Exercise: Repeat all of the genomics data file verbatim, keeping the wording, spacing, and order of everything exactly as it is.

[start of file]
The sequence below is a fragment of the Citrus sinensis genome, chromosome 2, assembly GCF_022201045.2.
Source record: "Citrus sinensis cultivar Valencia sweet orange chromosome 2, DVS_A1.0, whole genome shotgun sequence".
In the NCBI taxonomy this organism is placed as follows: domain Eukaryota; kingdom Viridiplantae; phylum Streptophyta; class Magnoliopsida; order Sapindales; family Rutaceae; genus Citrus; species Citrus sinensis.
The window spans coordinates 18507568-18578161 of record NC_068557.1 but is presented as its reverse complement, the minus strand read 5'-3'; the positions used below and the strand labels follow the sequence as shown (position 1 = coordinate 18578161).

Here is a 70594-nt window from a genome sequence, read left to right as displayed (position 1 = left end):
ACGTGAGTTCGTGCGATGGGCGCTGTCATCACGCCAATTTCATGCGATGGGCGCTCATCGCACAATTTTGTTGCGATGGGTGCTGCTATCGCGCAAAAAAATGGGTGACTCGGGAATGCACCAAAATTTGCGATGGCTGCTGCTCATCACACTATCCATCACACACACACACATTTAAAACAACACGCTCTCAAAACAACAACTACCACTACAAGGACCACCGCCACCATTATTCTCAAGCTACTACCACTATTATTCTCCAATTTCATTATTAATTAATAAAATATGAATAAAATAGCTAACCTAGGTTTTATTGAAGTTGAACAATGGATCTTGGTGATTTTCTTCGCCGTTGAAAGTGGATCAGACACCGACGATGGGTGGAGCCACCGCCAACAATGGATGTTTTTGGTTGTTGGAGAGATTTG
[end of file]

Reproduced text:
The sequence below is a fragment of the Citrus sinensis genome, chromosome 2, assembly GCF_022201045.2.
Source record: "Citrus sinensis cultivar Valencia sweet orange chromosome 2, DVS_A1.0, whole genome shotgun sequence".
In the NCBI taxonomy this organism is placed as follows: domain Eukaryota; kingdom Viridiplantae; phylum Streptophyta; class Magnoliopsida; order Sapindales; family Rutaceae; genus Citrus; species Citrus sinensis.
The window spans coordinates 18507568-18578161 of record NC_068557.1 but is presented as its reverse complement, the minus strand read 5'-3'; the positions used below and the strand labels follow the sequence as shown (position 1 = coordinate 18578161).

Here is a 70594-nt window from a genome sequence, read left to right as displayed (position 1 = left end):
ACGTGAGTTCGTGCGATGGGCGCTGTCATCACGCCAATTTCATGCGATGGGCGCTCATCGCACAATTTTGTTGCGATGGGTGCTGCTATCGCGCAAAAAAATGGGTGACTCGGGAATGCACCAAAATTTGCGATGGCTGCTGCTCATCACACTATCCATCACACACACACACATTTAAAACAACACGCTCTCAAAACAACAACTACCACTACAAGGACCACCGCCACCATTATTCTCAAGCTACTACCACTATTATTCTCCAATTTCATTATTAATTAATAAAATATGAATAAAATAGCTAACCTAGGTTTTATTGAAGTTGAACAATGGATCTTGGTGATTTTCTTCGCCGTTGAAAGTGGATCAGACACCGACGATGGGTGGAGCCACCGCCAACAATGGATGTTTTTGGTTGTTGGAGAGATTTG